The Blundering Earth

When I commented in a Facebook thread recently that the new Netflix production, The Wandering Earth, was beautiful but oh so stupid, someone responded,

why do you think this? The physics was sounder than 75% of sci fi films

The answer is longer and requires more formatting than can fit in a comment, so I’m responding here. If you enjoy the film, that’s fine, I can’t argue with that. But don’t go around saying the physics is sound because that will start a fight.

And it’s not just the physics. I don’t want to post spoilers this soon. but here are a few examples from early on:
  • My computer has biometric login. A few decades from now, that will still be possible and far more ubiquitous. You can’t just steal someone’s key card and use it to make off with valuable equipment.
  • For that matter, you can’t make a fake ID tag. It’s in the freaking computer, and anyway the computer can recognize your face. Especially in China.
  • The Sun doesn’t change appreciably in the span of a few centuries. Especially not because of climate change on Earth.
  • Planets do not have “gravity spikes”. That’s why they’ve been in the same orbits for billions of years.
  • Fifteen years is a ridiculous amount of time to work in space without switching out the personnel. They have supply runs. What the hell?
  • The stated purpose of the station is absurd. It’s supposed to provide communication for the people on the Earth? I mean obviously they can’t have regular communication satellites in orbit, but everyone lives under the engines, which are on the opposite site of the planet from the station. They need a complete ground communication network to talk to the station, and if they have that, they don’t need the station for communication, do they?
  • The other purpose of the station is navigation. The what? What navigation can they do from there that can’t equally well be done from the leading end of the planet? Especially since that part of the Earth would have practically total vacuum, excellent for observation, and lots of rock for protection from cosmic rays and micrometeorites.
  • You can’t move the Earth by mounting fusion engines on the planet and using the local rock for fuel. There are several reasons for this.
    1. The Earth isn’t a boulder; it has a chewy center under a relatively thin crust. The crust isn’t terribly stable once you start pushing on one side of the planet hard enough to move it. Not a comfy place to live.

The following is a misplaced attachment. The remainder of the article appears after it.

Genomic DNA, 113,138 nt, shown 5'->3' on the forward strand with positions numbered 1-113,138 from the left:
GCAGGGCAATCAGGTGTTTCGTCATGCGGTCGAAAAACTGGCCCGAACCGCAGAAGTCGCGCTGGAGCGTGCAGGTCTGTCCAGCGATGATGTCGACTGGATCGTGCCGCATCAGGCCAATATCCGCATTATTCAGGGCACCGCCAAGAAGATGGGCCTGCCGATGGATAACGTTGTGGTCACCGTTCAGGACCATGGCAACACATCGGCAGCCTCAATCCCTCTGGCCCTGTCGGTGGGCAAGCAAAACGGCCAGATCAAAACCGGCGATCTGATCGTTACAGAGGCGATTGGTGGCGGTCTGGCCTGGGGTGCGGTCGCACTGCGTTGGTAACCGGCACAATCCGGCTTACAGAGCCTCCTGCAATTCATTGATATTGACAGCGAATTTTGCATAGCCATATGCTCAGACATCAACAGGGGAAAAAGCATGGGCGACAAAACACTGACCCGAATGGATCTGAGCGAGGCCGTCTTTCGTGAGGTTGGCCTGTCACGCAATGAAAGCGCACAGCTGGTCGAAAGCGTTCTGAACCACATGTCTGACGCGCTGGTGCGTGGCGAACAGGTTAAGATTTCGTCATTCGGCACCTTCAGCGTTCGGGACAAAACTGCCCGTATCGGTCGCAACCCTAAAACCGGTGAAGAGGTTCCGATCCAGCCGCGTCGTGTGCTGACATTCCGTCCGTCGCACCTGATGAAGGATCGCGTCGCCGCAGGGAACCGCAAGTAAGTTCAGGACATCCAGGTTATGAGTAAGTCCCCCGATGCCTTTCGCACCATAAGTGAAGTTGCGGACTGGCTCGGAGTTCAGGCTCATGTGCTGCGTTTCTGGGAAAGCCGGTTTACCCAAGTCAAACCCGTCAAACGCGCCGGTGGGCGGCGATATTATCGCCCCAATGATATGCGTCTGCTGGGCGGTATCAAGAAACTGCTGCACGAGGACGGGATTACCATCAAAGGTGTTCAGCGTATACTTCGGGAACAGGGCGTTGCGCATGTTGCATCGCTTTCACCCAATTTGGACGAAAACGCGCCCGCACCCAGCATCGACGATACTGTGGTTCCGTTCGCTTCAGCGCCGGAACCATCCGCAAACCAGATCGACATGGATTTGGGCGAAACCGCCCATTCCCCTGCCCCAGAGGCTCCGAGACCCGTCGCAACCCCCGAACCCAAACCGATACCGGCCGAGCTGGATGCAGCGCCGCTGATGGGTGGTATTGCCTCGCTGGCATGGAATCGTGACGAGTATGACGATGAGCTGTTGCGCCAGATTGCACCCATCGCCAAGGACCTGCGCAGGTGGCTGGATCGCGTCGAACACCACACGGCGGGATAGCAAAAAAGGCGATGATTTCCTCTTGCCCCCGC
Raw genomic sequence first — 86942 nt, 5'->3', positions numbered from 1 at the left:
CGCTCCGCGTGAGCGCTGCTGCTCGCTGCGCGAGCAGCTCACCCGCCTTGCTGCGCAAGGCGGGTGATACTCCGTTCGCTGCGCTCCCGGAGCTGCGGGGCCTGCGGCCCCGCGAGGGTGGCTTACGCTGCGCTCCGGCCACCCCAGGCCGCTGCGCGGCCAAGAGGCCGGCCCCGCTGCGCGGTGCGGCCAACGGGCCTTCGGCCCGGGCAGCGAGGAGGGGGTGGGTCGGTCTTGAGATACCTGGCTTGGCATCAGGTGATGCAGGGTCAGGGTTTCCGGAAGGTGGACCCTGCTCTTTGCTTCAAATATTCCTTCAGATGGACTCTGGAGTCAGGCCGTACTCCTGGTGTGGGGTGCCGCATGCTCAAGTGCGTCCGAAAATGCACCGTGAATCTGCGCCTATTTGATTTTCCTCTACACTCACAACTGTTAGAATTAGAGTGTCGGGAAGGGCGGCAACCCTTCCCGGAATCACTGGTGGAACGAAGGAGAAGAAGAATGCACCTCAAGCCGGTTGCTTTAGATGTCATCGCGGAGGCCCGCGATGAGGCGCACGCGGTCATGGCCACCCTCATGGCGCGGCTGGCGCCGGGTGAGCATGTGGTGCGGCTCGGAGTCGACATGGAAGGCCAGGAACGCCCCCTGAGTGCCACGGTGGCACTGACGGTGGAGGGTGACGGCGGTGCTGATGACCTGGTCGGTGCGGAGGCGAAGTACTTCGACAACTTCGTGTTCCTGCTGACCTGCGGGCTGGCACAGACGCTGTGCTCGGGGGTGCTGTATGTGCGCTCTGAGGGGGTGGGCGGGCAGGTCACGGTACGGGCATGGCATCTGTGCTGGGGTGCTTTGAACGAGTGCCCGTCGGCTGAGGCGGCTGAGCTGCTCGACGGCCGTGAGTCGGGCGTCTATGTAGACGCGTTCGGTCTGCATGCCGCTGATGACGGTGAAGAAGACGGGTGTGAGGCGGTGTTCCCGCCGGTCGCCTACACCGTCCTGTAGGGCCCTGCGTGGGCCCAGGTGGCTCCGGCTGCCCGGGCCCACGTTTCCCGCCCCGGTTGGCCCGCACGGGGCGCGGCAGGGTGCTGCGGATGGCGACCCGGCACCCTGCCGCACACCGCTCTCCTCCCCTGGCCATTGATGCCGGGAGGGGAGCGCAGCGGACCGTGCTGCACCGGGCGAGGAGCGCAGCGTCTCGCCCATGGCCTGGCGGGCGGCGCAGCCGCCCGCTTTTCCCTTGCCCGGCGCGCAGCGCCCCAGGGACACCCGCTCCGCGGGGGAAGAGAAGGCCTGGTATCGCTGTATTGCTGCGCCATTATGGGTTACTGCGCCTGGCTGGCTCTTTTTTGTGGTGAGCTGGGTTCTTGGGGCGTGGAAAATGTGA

2. There’s not enough local rock, you can’t just scoop it up — at least not enough to keep going for years let alone centuries. You’d have to mine it and bring it in from far away.
    3. How much fuel would you need? People who study realistic fusion engines for space travel talk about fuel in the neighborhood of 90% of the total vehicle weight. The planet moving project is in less of a hurry, so let’s say they only need to burn 70% of the Earth as fuel. During the couple hundred years of acceleration, you’d need to mine, say, 47% of the Earth’s mass to use as fuel (you need less for deceleration because by that time you have less mass to decelerate). So that’s 2,820,000,000,000,000,000,000 metric tonnes, over 200 years, or just 14,100,000,000,000,000,000‬ tonnes per year. For comparison, the total output of all mineral mining currently is about 3,600,000,000 tonnes per year (and that’s 98% sand and similar loose stuff).  To fuel those engines, we’d have to increase our mining activity by a factor of 4 million. And we’d run out of loose stuff pretty quickly. We’re talking solid rock, baby. We’d need to increase solid rock mining production by a factor of 200 million. And magma. Ever mined magma? Wear good boots.
    4. To put these numbers into perspective, the population of the US is around 300 million. I don’t remember what proportion survive the original disaster but let’s say 150 million. More than one person works in solid rock mining in the US. We need to multiply that workforce by 200 million. Do the math.
    5. I know, these engines are different. They burn a different, heavier fuel. However, they also have to move a heavier fuel supply, so it’s pretty much a wash. Still, maybe I’m wrong. Say the fusion engines of 25 years from now are 1,000 times more efficient than those of today. You’d only have to up the mining production by a factor of 200,000. And still grow food, make air, raise kids, etc.
    6. In summary, you’d need somewhat more fuel than you could move with a few dozen trucks and a few shovel cranes per engine.
  • Repair parts for the vitally important engine are kept hundreds of miles away?
  • The big engines on the equator are especially stupid. What are they supposed to do? We don’t need thrust in that direction.
  • Nobody wants to live right under a tremendous fusion reactor whose PURPOSE is to spew out radiation in unbelievable quantities.

I am done. I could say more but I think I’ve made my point.